We are expected to have kids who are quiet as church mice, sit gingerly in a cart for however long it takes to gather groceries, and then say please and thank you and okay whenever they ask for something. They are expected to not have meltdowns when they are tired or hungry or when their extremely small brains can’t comprehend why they don’t get the $80 Elmo. We are expected to cut off any type of meltdown with just a stare that doesn’t disturb the piece or involve any physical interaction. We are expected to do all of this while getting our errands ran in a timely fashion and keeping it all together.
Those expectations alone make every woman or man feel like a failure before they have even left the house. You can plan for disasters, you can pack snacks and toys and have a whole bag of “toddler meltdown ammunition” and there are still going to be times when things get out of control. We forget that children are not just children….they are HUMAN. They have emotions, and bad days, and they have brains that think in their own way. Yes, they need discipline and leadership and they need to be taught right from wrong and they need to know that screaming is never okay but then again sometimes there really is nothing you can do. Sometimes they are going to scream NO MATTER WHAT force or non-force you use. Heck, sometimes I want to scream at the top of my lungs but my stupid mature brain tells me I can’t do that. Their’s doesn’t.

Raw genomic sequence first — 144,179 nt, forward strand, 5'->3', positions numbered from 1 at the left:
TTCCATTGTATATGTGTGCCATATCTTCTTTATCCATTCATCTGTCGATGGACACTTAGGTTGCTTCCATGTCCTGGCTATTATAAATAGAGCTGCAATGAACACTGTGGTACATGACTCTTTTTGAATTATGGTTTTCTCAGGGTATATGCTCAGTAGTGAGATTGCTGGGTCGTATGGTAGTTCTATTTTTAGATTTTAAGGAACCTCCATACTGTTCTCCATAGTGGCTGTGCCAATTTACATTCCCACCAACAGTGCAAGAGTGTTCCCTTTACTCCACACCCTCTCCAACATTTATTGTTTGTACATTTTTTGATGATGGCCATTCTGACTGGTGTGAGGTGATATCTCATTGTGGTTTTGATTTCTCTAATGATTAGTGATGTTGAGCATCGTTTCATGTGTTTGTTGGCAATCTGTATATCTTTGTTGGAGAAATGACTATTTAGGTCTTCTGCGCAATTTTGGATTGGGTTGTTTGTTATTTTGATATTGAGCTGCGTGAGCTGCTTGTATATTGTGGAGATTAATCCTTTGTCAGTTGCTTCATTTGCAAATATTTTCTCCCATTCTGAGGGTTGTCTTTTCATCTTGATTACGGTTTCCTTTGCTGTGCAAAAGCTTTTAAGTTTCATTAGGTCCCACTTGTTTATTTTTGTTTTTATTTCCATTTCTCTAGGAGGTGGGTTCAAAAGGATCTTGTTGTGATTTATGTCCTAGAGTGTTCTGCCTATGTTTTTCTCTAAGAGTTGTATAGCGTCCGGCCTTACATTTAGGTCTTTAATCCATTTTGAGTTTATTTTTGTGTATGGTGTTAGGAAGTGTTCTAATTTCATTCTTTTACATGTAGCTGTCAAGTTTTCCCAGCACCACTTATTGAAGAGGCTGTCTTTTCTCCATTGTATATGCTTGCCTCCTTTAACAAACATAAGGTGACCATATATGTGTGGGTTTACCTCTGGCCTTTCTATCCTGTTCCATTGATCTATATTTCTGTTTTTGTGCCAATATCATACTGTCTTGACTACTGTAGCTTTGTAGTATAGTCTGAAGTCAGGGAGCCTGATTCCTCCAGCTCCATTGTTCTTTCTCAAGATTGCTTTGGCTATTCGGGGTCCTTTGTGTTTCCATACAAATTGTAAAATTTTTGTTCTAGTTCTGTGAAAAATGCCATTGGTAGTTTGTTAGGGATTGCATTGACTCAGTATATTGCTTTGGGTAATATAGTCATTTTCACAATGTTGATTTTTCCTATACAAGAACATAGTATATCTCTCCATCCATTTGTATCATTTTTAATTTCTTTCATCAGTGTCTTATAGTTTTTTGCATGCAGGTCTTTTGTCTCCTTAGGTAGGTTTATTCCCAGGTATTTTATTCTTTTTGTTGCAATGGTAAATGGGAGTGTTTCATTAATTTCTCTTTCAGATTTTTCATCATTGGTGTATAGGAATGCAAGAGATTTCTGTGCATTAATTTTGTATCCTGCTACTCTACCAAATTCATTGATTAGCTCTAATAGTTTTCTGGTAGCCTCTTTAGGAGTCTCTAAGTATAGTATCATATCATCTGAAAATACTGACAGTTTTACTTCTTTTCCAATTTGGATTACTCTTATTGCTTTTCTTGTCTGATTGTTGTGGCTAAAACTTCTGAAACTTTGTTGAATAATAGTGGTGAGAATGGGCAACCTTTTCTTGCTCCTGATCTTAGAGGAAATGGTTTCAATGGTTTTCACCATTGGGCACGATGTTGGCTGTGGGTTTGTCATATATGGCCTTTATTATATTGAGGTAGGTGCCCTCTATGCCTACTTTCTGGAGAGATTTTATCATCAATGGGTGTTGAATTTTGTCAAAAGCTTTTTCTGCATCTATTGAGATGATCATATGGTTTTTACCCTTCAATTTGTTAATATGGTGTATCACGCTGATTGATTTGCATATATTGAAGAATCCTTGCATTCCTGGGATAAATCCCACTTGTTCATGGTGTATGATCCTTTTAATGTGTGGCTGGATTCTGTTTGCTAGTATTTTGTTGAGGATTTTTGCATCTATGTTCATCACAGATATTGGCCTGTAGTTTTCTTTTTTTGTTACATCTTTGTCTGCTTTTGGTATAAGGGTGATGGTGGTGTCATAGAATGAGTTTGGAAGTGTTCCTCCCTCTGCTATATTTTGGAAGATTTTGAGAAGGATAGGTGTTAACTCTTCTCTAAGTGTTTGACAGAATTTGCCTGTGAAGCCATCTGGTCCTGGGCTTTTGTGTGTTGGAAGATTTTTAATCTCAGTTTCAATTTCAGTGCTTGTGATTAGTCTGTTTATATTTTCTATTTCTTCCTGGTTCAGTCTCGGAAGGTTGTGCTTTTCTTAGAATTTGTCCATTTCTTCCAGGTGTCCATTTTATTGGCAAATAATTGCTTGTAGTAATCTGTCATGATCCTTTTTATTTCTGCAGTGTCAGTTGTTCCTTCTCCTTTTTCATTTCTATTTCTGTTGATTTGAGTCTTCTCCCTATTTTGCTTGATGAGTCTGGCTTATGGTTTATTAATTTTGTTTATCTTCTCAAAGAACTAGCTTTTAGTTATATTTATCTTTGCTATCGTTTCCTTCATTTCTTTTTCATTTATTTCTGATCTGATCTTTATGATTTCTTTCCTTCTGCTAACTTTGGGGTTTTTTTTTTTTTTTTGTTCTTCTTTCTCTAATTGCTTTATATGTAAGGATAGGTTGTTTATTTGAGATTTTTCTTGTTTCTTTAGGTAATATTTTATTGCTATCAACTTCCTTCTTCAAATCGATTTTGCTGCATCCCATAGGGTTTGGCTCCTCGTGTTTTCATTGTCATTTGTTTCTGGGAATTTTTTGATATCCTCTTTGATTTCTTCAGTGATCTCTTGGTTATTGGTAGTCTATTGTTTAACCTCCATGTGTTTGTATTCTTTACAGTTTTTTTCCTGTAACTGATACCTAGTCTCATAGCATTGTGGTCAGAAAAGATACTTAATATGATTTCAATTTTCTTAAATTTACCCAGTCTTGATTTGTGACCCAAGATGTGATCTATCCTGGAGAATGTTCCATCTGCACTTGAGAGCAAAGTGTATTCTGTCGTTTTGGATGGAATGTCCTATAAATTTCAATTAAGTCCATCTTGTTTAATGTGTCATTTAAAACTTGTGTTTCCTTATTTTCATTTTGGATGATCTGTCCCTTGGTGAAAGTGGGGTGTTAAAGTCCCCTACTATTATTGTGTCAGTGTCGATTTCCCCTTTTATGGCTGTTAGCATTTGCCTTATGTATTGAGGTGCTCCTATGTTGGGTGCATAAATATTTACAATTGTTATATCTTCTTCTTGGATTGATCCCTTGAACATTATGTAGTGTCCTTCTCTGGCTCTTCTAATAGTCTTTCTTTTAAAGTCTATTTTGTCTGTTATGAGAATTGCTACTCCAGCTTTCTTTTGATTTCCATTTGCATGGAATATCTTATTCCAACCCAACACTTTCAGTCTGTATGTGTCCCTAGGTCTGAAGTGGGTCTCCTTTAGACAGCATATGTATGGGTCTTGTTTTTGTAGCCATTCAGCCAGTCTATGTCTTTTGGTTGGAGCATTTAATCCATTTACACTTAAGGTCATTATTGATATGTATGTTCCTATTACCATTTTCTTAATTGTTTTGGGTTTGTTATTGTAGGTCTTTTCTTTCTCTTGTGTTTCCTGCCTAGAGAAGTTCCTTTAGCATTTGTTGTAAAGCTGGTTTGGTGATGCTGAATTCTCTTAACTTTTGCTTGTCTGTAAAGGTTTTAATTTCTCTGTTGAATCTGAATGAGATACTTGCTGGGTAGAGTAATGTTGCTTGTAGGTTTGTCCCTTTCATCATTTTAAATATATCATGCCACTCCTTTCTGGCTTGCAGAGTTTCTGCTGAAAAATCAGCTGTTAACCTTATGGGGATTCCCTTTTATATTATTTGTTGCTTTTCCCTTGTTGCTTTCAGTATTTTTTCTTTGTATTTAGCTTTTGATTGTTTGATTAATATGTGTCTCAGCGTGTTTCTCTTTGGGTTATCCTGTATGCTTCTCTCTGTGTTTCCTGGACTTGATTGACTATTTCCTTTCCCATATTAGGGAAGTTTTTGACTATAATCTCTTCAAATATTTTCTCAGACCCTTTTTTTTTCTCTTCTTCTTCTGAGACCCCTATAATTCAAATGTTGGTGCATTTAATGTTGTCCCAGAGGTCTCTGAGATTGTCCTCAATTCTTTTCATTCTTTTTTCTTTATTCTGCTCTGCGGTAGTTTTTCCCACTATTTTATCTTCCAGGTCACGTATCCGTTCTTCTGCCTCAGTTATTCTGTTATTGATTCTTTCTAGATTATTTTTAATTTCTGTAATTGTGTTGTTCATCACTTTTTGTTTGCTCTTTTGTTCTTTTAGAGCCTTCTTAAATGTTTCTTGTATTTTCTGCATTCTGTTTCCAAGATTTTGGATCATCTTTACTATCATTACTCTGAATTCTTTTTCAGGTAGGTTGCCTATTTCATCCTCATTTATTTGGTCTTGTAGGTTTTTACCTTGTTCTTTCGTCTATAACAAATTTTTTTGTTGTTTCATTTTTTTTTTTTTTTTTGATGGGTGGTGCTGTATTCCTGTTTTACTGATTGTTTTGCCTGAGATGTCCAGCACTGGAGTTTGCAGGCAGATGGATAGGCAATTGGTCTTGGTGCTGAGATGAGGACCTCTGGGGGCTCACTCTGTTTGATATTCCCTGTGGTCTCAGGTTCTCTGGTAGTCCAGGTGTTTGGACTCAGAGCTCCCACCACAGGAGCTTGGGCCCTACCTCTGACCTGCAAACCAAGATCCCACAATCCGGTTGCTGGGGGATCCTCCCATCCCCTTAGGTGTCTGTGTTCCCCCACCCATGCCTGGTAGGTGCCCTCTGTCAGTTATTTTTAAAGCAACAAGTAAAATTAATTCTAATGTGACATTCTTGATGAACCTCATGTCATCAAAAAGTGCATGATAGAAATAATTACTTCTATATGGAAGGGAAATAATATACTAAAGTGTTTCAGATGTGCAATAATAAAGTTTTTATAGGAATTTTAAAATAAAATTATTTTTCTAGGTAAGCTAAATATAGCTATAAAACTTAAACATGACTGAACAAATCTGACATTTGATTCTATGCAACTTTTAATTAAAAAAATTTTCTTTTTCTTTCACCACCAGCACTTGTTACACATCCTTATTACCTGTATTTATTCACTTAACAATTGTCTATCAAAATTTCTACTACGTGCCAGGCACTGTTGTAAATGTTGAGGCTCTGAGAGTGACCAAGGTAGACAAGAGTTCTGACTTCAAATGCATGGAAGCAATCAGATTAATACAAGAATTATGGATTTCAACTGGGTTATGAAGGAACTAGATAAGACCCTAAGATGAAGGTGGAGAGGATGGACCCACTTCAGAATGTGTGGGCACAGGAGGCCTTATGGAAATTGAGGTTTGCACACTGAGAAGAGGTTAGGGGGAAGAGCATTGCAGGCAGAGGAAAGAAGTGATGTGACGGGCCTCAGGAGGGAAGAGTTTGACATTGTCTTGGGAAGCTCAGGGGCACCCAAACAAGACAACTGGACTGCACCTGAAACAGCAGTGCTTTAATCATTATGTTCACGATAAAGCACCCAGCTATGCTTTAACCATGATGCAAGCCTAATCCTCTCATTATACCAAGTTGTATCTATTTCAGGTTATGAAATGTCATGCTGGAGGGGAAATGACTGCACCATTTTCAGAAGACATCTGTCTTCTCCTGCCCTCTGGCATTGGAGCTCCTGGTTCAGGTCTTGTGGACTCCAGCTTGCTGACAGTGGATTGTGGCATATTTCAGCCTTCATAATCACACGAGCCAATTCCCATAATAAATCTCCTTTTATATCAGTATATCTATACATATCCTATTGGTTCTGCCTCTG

Anyways, my whole point is that I was disappointed in these people that chose to add to this mother’s humiliation instead of alleviate it. I was disappointed in the fact that not one person seemed to giver her the credit that she is probably a great mom, who disciplines her kid and is raising him to be a great man. Not one person gave her the benefit of the doubt and thought that it might just be a really bad day for them.
I watched the mother slink off to their table, dragging the still screaming boy, while she was red in the face with embarrassment and trying hard to not make eye contact with anyone. I smiled at her, grabbed my food a few minutes later and walked over to her table. I just simply said, “I have 3 boys….a baby on the way and I just want to let you know I’ve been there a million times. From one mother to another I think you are doing an amazing job. Enjoy the rest of your day and your lunch.” She smiled and her eyes got teary and she just said, “Thank you.” That was it….nothing more to it.
I saw my own self in her that day. I have great kids but we have had our share of public humiliation and so I knew exactly how she felt. No one wants to feel humiliated and like a failure. You want the earth to swallow you whole and never come out. It really is a HORRIBLE feeling. She seemed appreciative of my comments and I hope it helped. I hope she realized that not everyone in that restaurant was judging her. I hope she will do the same for someone else in that situation and I hope more than anything everyone else saw it and realized that we aren’t monsters for supporting someone in that situation. Supporting the mother doesn’t mean we are condoning the child’s behavior.
We HAVE to stop being so hard on one another. We all have a responsibility to make the next generation great and it starts with supporting the people who have that really difficult job. Remember what it felt like when you had kids and that happened or when it does happen currently and don’t be afraid to empathize with someone. Next time….it might just be you.